Assault, abuse, sexual assault, racism

We’ve looked at what the ripples of defunding the police could lead to inside the home. What could it look like externally and for communities? Rise in police crimes?

We can call it by it’s common name –police misconduct. But let’s not forget that acts of police misconduct committed by civilians are called crimes. Perhaps it’s more telling than we realize that we give a different name to a criminal act committed by law enforcement. There is a level of desensitization that accompanies this language.

Defining police misconduct

Police misconduct typically focuses on acts related to the job of policing. Such as coerced false confessions, illegal searches and illegal surveillance. Also, witness tampering, perjury and sexual “misconduct” (AKA assault). Plus, false arrests, destroying evidence, bribing legislators etc.

Misconduct has a strong positive correlation with discrimination. Officers who are more likely to discriminate, either consciously or subconsciously, are also more likely to commit acts of misconduct. Suddenly there’s an obvious and logical -although horrifying- pattern within police brutality emerging isn’t there?

At any rate, it stands to reason that as more officers are held accountable we will see a rise in lay offs, terminations and disciplinary action. And the ones who will be experiencing these actions will be the ones who express discrimination most frequently.

What are the chances of them committing further acts of misconduct before they’re disciplined or terminated? For this next part, it’s worth knowing a bit about the employment statistics within policing.

The reality of police misconduct

As of 2018, there were almost 687,000 law enforcement officers employed in America. Turnover rates have a wide range, but the majority of departments report about 16%.

Of the 85,000 public records we can look at involving police misconduct investigations and/or disciplinary actions over the last decade, there are multiple patterns of behaviour. Almost a quarter of the investigations were for use of excessive force. Over 3,000 cases involved sexual assaults and over 2,000 cases involved domestic violence.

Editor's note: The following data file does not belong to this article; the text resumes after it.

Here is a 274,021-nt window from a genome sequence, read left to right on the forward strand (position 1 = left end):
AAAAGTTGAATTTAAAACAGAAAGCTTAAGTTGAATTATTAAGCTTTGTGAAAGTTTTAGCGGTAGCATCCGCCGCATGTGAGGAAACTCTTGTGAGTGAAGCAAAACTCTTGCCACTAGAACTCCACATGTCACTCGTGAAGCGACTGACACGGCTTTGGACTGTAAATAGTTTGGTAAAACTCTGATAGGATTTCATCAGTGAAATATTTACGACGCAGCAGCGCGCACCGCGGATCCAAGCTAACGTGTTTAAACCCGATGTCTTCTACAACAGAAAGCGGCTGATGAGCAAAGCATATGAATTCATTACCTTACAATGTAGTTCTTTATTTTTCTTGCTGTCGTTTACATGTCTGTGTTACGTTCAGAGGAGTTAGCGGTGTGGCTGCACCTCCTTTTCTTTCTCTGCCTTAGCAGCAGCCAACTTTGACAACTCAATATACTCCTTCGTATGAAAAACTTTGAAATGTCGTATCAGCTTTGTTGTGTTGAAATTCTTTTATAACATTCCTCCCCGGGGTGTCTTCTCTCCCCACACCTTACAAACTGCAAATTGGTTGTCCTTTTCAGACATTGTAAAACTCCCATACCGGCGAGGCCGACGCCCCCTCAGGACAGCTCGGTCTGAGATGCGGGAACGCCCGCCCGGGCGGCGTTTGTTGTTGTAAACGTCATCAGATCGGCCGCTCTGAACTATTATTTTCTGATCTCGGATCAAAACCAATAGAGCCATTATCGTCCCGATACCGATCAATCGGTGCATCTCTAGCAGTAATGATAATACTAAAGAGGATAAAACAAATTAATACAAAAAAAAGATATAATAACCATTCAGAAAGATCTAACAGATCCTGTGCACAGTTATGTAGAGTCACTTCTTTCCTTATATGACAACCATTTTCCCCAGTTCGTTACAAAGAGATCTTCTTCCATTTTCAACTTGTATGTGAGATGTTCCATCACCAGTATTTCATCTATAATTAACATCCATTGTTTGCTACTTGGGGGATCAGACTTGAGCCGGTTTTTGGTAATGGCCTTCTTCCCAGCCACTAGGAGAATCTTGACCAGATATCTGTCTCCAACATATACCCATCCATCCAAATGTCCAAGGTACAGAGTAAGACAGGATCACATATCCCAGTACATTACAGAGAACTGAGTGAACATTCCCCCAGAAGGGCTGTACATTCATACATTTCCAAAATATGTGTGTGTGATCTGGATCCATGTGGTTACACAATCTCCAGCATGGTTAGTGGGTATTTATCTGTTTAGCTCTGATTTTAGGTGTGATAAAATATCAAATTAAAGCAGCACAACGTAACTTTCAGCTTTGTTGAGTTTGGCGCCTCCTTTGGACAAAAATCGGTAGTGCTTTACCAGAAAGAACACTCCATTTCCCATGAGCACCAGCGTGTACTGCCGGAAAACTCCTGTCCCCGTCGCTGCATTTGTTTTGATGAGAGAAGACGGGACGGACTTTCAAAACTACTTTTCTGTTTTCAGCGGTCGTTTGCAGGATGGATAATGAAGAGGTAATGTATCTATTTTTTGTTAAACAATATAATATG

2.35% of cases involved perjury, falsifying reports or otherwise tampering with evidence. Almost 2,500 officers had been investigated for more than 10 different charges.

Almost two dozen actually had more than 100 allegations and were not fired.


Yes I believe in innocent until proven guilty. But it’s hard to deny that there is a pattern emerging for some officers when we look at these figures. Why don’t all officers have more than 10, or 100 allegations against them?

The problem of misconduct (at least at some level) is so pervasive in policing that there are over 30,000 officers de-certified and banned from policing in 44 states. This is encouraging that steps are being taken to protect the public. However, it’s also concerning because America has more than 44 states. Meaning there are some states they are still permitted to be hired in.

In an ideal situation with defunding the police, the individuals who break the law on the clock will be terminated. And then legally held accountable for their actions. However, the reality is that they will likely only be let go from their place of employment. Which brings me to my next question.

Where will they work?

As it currently stands, it’s common for terminated officers to simply be rehired by other agencies and continue working in policing. If defunding the police is to actually be successful, it would also need to include policies around accountability. Including not permitting fired police officers to be rehired for the same job elsewhere.

In that case, one of the ripples of defunding the police would be a probable rise in terminated officers pursuing careers in positions that still maintain authority over others and in many roles, possibly inflict violence.

Some predictable positions would include security guards, detention center officers, corrections officers and private investigators. With more seniority in policing, they’re likely eligible for roles that have more supervisory capacity over others and more authority.

The Next Steps

So what does this all mean?

This series has opened our eyes to some grim statistics and even grimmer possible repercussions of defunding the police. While I said in part one, I am by no means saying I disagree with the notion of defunding the police; there are multiple variables to consider.

However, there’s still hope, because for as many possible negative outcomes as there are to all of this, there are even more positive ones. Click here to read about possible solutions and ways to make communities safer.